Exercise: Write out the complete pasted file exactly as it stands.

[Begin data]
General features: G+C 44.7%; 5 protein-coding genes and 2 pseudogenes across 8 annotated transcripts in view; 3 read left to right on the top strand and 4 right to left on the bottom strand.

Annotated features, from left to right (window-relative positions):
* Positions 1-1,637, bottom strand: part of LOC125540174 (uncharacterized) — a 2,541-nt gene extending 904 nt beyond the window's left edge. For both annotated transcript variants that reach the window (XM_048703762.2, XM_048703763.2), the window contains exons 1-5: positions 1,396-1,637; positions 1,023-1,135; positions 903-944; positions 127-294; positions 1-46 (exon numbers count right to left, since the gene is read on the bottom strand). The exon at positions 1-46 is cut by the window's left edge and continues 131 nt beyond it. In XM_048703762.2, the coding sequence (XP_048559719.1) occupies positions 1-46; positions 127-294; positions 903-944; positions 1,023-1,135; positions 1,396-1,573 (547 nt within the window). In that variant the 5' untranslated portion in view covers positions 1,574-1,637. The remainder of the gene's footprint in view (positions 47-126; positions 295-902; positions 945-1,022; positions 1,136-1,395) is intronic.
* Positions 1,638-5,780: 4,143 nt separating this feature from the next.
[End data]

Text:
General features: G+C 44.7%; 5 protein-coding genes and 2 pseudogenes across 8 annotated transcripts in view; 3 read left to right on the top strand and 4 right to left on the bottom strand.

Annotated features, from left to right (window-relative positions):
* Positions 1-1,637, bottom strand: part of LOC125540174 (uncharacterized) — a 2,541-nt gene extending 904 nt beyond the window's left edge. For both annotated transcript variants that reach the window (XM_048703762.2, XM_048703763.2), the window contains exons 1-5: positions 1,396-1,637; positions 1,023-1,135; positions 903-944; positions 127-294; positions 1-46 (exon numbers count right to left, since the gene is read on the bottom strand). The exon at positions 1-46 is cut by the window's left edge and continues 131 nt beyond it. In XM_048703762.2, the coding sequence (XP_048559719.1) occupies positions 1-46; positions 127-294; positions 903-944; positions 1,023-1,135; positions 1,396-1,573 (547 nt within the window). In that variant the 5' untranslated portion in view covers positions 1,574-1,637. The remainder of the gene's footprint in view (positions 47-126; positions 295-902; positions 945-1,022; positions 1,136-1,395) is intronic.
* Positions 1,638-5,780: 4,143 nt separating this feature from the next.